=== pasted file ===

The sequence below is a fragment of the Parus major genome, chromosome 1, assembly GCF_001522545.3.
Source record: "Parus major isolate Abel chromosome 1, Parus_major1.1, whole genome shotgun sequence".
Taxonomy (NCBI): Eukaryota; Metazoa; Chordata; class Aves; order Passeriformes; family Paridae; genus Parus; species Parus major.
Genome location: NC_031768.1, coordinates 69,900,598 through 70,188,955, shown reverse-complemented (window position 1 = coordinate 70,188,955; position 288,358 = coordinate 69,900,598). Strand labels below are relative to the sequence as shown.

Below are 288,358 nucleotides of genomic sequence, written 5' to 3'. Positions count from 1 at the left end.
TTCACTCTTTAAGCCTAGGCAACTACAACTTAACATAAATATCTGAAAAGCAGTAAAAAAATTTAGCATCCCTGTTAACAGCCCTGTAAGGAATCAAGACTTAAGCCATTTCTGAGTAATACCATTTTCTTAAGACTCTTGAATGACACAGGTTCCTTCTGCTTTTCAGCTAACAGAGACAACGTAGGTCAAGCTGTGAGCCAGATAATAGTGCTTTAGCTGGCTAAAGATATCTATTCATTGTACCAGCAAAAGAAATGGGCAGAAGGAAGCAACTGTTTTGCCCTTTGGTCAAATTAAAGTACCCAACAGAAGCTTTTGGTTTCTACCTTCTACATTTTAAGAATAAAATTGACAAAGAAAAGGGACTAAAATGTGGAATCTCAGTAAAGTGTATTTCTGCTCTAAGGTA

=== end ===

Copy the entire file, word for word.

The sequence below is a fragment of the Parus major genome, chromosome 1, assembly GCF_001522545.3.
Source record: "Parus major isolate Abel chromosome 1, Parus_major1.1, whole genome shotgun sequence".
Taxonomy (NCBI): Eukaryota; Metazoa; Chordata; class Aves; order Passeriformes; family Paridae; genus Parus; species Parus major.
Genome location: NC_031768.1, coordinates 69,900,598 through 70,188,955, shown reverse-complemented (window position 1 = coordinate 70,188,955; position 288,358 = coordinate 69,900,598). Strand labels below are relative to the sequence as shown.

Below are 288,358 nucleotides of genomic sequence, written 5' to 3'. Positions count from 1 at the left end.
TTCACTCTTTAAGCCTAGGCAACTACAACTTAACATAAATATCTGAAAAGCAGTAAAAAAATTTAGCATCCCTGTTAACAGCCCTGTAAGGAATCAAGACTTAAGCCATTTCTGAGTAATACCATTTTCTTAAGACTCTTGAATGACACAGGTTCCTTCTGCTTTTCAGCTAACAGAGACAACGTAGGTCAAGCTGTGAGCCAGATAATAGTGCTTTAGCTGGCTAAAGATATCTATTCATTGTACCAGCAAAAGAAATGGGCAGAAGGAAGCAACTGTTTTGCCCTTTGGTCAAATTAAAGTACCCAACAGAAGCTTTTGGTTTCTACCTTCTACATTTTAAGAATAAAATTGACAAAGAAAAGGGACTAAAATGTGGAATCTCAGTAAAGTGTATTTCTGCTCTAAGGTA